The basket of so-called neglected infectious diseases (NID) includes some very nasty ailments, such as river blindness, elephantiasis, leprosy, and guinea worm. None of these diseases inflicts the harm of, say, malaria, and most are exceptionally rare in developed countries. That's why they have been neglected, receiving little attention from private and government donors. Yet together, these horrible diseases account for an enormous amount of human suffering in some of the poorest places on earth, affecting a billion people every year.
Last year, the Bill & Melinda Gates Foundation announced a five-year $363 million effort to control 10 neglected infectious diseases by 2020 in partnership with USAID, the U.K. Department for International Development, and leading pharmaceutical companies.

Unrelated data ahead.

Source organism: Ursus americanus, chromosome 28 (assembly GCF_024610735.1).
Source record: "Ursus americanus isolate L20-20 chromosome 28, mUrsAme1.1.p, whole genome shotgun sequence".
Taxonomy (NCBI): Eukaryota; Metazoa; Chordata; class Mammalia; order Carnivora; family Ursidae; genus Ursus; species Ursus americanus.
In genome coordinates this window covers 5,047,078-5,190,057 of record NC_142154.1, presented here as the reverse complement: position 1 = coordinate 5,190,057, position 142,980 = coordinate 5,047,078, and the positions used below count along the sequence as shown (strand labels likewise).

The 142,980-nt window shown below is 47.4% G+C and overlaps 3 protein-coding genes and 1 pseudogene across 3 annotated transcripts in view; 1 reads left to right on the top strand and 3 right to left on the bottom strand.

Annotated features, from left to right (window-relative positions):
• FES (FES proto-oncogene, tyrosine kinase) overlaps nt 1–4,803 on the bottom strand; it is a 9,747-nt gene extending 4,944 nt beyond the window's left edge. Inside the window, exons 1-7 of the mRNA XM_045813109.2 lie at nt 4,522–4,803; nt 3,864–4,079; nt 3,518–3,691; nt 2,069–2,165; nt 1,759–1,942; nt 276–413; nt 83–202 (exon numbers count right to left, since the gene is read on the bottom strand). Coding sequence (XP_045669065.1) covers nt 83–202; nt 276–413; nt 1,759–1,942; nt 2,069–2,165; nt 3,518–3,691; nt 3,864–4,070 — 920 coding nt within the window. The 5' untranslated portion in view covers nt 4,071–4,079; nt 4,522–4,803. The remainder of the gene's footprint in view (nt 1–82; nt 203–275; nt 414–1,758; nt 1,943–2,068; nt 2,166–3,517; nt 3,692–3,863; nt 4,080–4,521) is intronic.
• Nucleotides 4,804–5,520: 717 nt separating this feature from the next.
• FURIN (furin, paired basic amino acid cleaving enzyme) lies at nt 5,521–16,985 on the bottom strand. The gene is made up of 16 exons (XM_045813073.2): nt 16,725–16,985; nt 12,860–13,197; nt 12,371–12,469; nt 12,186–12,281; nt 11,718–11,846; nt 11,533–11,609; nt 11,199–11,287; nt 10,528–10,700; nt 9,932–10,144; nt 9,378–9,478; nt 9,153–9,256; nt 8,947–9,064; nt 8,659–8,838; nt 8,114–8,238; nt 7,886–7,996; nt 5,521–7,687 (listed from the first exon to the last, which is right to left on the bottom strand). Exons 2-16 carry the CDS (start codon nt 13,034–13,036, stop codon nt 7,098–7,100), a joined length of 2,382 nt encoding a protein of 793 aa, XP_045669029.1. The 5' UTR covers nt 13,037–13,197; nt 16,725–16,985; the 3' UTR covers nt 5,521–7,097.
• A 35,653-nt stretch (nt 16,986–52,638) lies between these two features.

In February 2013, the Bill & Melinda Gates Foundation moved a big chunk of its NID funding out the door with a $28.8 million grant to the Task Force for Global Health to help create a new Neglected Tropical Diseases Support Center. The support center will "collaborate with the NID community to address priority research gaps" and "coordinate with partners to implement the research agenda for these diseases, while ensuring quick translation of new solutions into program policy."
The support center sounds like something of a "war room" in the escalating fight against NID.
One expert involved in this effort, Dr. Dominique Kyelem, a native of Burkina Faso, put the implications this way: "In Africa, we are plagued by disabling elephantiasis, river blindness, schistosomiasis, intestinal parasites, and blinding trachoma. This grant will support the research needed by program managers in my country and many others to eliminate and control these dreaded diseases."
Related: Trevor Mundel